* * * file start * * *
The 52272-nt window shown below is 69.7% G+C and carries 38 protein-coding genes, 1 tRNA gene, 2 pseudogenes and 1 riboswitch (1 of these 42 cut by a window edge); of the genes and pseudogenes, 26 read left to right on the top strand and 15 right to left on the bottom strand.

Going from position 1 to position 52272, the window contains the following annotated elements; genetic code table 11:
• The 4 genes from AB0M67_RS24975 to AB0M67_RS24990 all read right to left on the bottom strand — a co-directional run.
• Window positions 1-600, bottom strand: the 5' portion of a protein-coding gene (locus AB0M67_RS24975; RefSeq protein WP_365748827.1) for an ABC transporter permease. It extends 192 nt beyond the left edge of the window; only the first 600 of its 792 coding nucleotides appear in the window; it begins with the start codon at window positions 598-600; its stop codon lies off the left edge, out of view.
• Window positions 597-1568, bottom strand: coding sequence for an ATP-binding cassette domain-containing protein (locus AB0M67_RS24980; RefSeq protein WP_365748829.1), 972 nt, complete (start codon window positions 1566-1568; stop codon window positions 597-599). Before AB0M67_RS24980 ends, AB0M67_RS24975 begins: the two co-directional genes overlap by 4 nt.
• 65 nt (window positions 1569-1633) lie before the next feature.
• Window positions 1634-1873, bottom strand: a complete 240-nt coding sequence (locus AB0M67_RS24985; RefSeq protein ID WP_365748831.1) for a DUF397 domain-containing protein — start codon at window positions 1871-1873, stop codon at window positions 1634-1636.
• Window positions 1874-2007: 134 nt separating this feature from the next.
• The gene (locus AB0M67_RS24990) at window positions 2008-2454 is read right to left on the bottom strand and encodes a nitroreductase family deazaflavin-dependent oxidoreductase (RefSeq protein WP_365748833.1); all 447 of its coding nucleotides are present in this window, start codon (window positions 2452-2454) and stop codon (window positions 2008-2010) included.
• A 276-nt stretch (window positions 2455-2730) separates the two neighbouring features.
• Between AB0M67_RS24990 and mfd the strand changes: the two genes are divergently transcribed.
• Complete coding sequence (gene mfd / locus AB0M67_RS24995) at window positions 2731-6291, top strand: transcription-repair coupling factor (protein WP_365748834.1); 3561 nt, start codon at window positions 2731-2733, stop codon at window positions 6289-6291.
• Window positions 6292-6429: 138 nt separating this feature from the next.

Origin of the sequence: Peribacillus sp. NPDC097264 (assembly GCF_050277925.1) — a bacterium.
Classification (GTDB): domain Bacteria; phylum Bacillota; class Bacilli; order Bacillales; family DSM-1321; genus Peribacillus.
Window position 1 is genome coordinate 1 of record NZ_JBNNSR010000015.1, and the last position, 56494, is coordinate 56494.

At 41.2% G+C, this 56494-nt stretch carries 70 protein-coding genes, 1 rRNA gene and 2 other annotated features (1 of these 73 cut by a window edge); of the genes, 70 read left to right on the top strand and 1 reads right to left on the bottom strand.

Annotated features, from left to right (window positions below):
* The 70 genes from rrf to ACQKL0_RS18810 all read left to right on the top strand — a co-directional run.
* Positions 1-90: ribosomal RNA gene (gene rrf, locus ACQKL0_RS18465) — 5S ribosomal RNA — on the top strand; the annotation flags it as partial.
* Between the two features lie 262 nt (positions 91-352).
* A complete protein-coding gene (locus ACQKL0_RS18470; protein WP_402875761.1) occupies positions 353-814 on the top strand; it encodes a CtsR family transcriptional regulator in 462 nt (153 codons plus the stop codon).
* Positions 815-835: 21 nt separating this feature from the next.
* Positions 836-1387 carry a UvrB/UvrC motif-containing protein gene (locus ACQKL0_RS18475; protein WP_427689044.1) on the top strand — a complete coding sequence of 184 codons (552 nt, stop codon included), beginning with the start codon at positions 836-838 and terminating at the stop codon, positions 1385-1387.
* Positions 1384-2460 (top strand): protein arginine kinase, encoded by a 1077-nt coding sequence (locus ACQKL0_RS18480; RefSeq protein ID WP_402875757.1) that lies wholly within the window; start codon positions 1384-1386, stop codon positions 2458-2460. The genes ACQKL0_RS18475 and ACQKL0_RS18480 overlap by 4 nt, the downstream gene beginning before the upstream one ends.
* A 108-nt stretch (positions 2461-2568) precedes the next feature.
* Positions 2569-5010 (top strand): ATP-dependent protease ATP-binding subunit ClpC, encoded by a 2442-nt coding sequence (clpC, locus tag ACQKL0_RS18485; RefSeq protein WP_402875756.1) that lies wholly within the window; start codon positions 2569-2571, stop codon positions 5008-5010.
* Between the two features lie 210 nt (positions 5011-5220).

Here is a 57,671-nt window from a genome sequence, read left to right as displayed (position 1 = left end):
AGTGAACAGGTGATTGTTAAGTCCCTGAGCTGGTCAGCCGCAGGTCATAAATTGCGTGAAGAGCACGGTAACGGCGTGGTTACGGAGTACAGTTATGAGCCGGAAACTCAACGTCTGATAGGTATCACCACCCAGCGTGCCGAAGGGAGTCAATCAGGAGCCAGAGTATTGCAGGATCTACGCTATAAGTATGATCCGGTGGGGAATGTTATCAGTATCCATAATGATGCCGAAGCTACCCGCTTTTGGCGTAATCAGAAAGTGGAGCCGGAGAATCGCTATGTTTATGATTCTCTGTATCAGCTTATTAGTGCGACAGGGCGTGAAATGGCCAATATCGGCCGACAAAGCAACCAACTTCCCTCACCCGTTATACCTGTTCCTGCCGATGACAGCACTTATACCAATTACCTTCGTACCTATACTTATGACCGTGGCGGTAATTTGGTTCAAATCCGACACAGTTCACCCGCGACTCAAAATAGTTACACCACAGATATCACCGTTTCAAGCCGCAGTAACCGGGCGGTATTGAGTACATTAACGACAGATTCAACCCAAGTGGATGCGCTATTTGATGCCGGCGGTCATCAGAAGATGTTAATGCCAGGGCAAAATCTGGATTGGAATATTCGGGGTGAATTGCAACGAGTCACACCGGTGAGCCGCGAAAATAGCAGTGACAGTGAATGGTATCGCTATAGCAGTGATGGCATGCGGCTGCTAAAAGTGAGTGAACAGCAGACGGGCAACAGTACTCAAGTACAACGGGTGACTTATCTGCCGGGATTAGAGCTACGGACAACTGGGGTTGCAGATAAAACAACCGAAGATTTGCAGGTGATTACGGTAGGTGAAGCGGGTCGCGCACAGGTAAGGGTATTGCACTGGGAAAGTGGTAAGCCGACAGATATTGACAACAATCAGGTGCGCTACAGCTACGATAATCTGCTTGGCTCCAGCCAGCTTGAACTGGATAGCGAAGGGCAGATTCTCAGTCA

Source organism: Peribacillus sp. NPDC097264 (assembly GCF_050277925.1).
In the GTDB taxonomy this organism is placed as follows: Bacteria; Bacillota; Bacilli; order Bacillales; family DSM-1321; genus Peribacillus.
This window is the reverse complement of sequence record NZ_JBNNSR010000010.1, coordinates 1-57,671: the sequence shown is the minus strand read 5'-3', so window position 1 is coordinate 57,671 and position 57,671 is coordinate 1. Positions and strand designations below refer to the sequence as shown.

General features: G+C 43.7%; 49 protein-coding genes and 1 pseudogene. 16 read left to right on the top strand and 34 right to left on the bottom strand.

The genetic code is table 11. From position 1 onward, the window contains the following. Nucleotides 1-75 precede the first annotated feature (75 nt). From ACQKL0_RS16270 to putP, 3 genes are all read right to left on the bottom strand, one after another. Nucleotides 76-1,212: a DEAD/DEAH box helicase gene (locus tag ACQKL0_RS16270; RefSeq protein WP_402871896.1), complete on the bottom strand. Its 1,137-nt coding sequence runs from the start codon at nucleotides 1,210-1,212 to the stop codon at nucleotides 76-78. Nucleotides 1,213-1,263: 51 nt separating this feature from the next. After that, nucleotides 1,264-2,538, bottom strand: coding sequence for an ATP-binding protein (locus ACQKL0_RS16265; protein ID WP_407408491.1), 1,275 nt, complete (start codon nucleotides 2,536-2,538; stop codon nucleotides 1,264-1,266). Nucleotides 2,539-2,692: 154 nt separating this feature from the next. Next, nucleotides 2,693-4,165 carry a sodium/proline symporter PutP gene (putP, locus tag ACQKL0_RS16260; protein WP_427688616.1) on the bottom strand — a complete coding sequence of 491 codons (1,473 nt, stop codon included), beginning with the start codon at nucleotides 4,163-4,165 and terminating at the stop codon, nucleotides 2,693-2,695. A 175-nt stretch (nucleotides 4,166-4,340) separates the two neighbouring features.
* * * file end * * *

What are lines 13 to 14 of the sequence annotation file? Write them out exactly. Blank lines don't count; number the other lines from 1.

• Window positions 6292-6429: 138 nt separating this feature from the next.

Origin of the sequence: Peribacillus sp. NPDC097264 (assembly GCF_050277925.1) — a bacterium.